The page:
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Hillary Rodham Clinton launches re-election Web site

Right-wing attacks cited

Sen. Hillary Rodham Clinton is turning her fund-raising talents to her own re-election.
Sen. Hillary Rodham Clinton is turning her fund-raising talents to her own re-election.

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NEW YORK (CNN) -- With a slap at "right-wing" personal attacks, Sen. Hillary Rodham Clinton, D-New York, on Monday launched a Web site to promote her work in the Senate and help raise money for her 2006 re-election campaign.

"I am very excited to launch this new Friends of Hillary Web site," Clinton, a freshman senator and former first lady, said in a written statement. "So many people have asked me where they can get more information about my work in the Senate, and about how to help out -- this site can answer those questions."

The Web site includes an extensive photo gallery, flattering news about Clinton's work in the Senate and plenty of opportunities for people to contribute money to her 2006 re-election effort.

Clinton has not made a formal announcement regarding running for a second term, but she has filed fund-raising papers with the Federal Election Commission. And the Web site leaves little doubt about her intentions.

It invites Clinton's supporters to become one of "Hill's Angels," getting involved in the campaign by sending e-mails to friends or donating money.

"While Hillary is fighting for the values and policies we care about, the right wing is waging a personal attack against her. They've already launched their campaign to defeat Hillary in 2006, using the same old politics of personal destruction, sending out hate-filled mail charging she is 'anti-woman, anti-child, anti-family,' " the Web site says, adding that it's critical to "take action now."

Clinton once blamed a "vast right-wing conspiracy" for the scandal surrounding her husband's affair with onetime White House intern Monica Lewinsky, and, in her book, she also writes about attacks from conservative critics.

Spokeswoman Patti Solis Doyle said the re-election campaign had raised only $386,000 as of June 30. A separate leadership political action committee, HilPac, has raised more than $3 million since she took office in 2001, Doyle said.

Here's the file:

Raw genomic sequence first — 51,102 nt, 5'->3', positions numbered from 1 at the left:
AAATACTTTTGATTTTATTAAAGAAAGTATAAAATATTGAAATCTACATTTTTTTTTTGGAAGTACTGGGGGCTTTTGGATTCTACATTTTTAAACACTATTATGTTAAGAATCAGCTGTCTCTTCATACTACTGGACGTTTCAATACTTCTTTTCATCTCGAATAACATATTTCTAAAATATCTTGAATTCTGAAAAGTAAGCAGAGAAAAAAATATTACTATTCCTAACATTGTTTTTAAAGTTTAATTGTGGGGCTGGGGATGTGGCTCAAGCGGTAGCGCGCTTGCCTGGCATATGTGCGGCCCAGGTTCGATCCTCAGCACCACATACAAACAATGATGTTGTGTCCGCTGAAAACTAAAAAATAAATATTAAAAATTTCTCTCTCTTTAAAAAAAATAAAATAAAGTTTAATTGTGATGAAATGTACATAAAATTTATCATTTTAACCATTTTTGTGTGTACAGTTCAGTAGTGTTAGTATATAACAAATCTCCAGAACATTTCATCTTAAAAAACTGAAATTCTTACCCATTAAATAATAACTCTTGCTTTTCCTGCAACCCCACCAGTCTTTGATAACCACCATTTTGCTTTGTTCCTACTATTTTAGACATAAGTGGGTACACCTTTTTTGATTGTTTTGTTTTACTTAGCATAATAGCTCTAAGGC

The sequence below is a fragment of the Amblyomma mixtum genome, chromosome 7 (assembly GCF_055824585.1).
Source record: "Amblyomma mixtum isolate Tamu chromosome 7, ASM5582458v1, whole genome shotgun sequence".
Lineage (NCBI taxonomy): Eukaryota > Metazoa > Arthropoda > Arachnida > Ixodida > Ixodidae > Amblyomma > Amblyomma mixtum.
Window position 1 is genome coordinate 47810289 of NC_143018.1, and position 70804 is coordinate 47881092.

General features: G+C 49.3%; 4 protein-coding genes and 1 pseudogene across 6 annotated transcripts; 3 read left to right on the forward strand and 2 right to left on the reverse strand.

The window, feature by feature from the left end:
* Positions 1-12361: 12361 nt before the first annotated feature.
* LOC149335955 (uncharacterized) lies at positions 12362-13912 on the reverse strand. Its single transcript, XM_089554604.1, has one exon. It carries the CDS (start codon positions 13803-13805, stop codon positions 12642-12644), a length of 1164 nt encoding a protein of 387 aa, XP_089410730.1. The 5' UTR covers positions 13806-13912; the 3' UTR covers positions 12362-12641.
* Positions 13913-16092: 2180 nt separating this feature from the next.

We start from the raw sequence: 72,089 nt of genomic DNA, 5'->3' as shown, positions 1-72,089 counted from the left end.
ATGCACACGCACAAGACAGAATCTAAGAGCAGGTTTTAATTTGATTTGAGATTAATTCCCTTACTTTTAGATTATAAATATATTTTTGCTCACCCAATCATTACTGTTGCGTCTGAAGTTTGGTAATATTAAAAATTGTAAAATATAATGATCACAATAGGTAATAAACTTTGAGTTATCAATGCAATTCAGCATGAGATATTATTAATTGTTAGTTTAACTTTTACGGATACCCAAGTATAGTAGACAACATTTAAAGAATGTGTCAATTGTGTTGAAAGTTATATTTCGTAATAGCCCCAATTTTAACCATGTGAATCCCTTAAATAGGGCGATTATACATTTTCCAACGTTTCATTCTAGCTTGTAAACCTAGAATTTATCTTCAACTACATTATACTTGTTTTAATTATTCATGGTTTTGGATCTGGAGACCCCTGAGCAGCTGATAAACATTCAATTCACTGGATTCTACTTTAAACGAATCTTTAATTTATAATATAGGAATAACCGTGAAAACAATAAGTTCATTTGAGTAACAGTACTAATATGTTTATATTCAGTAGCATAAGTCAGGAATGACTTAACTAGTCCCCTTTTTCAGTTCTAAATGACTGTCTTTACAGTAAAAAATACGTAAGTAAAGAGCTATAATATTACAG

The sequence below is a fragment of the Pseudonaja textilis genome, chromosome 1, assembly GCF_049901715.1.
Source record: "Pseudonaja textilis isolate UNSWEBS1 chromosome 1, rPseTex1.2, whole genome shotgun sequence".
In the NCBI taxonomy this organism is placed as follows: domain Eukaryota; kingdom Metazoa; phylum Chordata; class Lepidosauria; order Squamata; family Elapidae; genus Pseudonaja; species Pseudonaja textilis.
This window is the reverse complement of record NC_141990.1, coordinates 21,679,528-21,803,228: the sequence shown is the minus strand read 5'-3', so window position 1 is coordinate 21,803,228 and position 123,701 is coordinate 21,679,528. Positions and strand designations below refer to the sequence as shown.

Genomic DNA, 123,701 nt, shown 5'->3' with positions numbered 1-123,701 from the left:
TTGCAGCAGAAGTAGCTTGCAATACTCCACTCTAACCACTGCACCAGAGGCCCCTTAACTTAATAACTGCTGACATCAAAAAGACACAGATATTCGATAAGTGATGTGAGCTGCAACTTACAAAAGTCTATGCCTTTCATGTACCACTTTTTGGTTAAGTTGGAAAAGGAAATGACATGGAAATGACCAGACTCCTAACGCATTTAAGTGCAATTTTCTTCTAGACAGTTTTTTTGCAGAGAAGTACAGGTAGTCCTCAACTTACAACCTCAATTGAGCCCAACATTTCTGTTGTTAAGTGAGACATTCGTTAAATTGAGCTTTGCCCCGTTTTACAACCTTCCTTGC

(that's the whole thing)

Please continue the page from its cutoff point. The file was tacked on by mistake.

Should Clinton follow through on her re-election intentions, the 2006 race promises to be a fierce fight as the former first lady elicits strong feelings on both ends of the political spectrum. She spent more than $41 million in her 2000 race.

Clinton has ruled out a run for the White House in 2004 and has said she has no intention of launching a presidential campaign for 2008. Many Republicans, however, believe she is interested in running for president, and her political ambitions are the subject of much commentary.

A popular and effective fund raiser for Democrats, Clinton also hawks her best-selling memoir on the site. More than 1.2 million copies of "Living History" have been sold, according to publisher Simon & Schuster.

Donors who contribute $150 will receive an autographed copy of "Living History." Those contributing $500 may receive a personally inscribed copy of the 528-page work, while $1,000 donors are promised a personally inscribed, limited edition, leather-bound volume.

For smaller campaign contributions, the Web site promises a "Living History" bookmark or coffee mug.

New York's other U.S. senator, Democrat Charles Schumer, has raised $16 million for his 2004 race.

-- CNN Senior Producer Phil Hirschkorn contributed to this report.


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